Your “confusion” at making a big change is more likely fear of the truth

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“The truth?  You can’t handle the truth!”

-Jack Nicholson, from A Few Good Men
denialI have a lot of conversations with clients that start out like this:
  • “I really want to do something different than what I am doing now, but I just don’t know what it is”
  • “I have two job opportunities, and am totally unsure which one to take!”
  • “I know that there are a lot of things wrong about working with this client, but I really don’t know what I will do if I stop working with him.”
  • “I don’t feel really happy  in this relationship, but I feel confused about what to do.”
  • “I really want to start a business, but I don’t know if I have what it takes to be successful.”

Inevitably, after spending ten minutes talking with them, I ask an obvious question.

“Are you really confused, or do you actually know what you want to do?”
Most, after pausing or taking a gulp of air, say that they do know what they want, they are just scared to admit it.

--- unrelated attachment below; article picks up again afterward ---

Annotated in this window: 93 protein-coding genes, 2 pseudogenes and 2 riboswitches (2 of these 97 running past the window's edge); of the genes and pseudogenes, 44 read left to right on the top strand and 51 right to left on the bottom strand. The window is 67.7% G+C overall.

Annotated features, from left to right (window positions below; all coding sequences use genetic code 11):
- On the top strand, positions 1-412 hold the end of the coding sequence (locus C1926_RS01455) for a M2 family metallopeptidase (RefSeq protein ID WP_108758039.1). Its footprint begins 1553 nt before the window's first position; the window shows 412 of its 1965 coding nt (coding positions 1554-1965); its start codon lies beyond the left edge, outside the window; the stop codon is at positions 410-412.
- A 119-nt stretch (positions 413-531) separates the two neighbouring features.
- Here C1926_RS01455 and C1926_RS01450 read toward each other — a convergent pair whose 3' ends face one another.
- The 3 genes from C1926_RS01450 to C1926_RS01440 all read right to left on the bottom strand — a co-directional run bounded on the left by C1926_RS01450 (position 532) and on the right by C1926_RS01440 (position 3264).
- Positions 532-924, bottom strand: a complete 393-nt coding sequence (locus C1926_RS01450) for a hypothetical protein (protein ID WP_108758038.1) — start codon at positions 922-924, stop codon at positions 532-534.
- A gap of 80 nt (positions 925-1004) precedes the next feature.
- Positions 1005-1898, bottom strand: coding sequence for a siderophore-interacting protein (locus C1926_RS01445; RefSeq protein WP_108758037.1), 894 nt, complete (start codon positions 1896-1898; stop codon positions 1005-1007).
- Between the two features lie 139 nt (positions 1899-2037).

Let’s face it, being “confused” is a lot less committed of an emotion than being scared.   When you admit your fears, you are faced with deep truths such as:
  • My marriage may end if I tell the truth about how I feel
  • I spent 3 years and $100,000 pursuing a law degree that I care nothing about and have no desire to use
  • If I drop this abusive client, I will have to actually move forward with my own business plans and I don’t know if I am ready for that yet
  • If I leave this relationship, I will be alone and may never get the chance to have kids
  • If I quit this job, I will have to admit that I made a bad decision and that is deeply embarrassing
  • If I start a business and it doesn’t work out, I may put my family at risk

This month’s ezine article attacks this topic and gives some recommendations for distinguishing between genuine confusion and fear of the truth.  Read the full scoop here.

One of my favorite quotes about facing truth comes from Zen and the Art of Motorcycle Maintenance:

“No one that Phaedrus talked to seemed really concerned about the phenomenon that so baffled him.  They seemed to say, ‘We know scientific method is valid, so why ask about it?’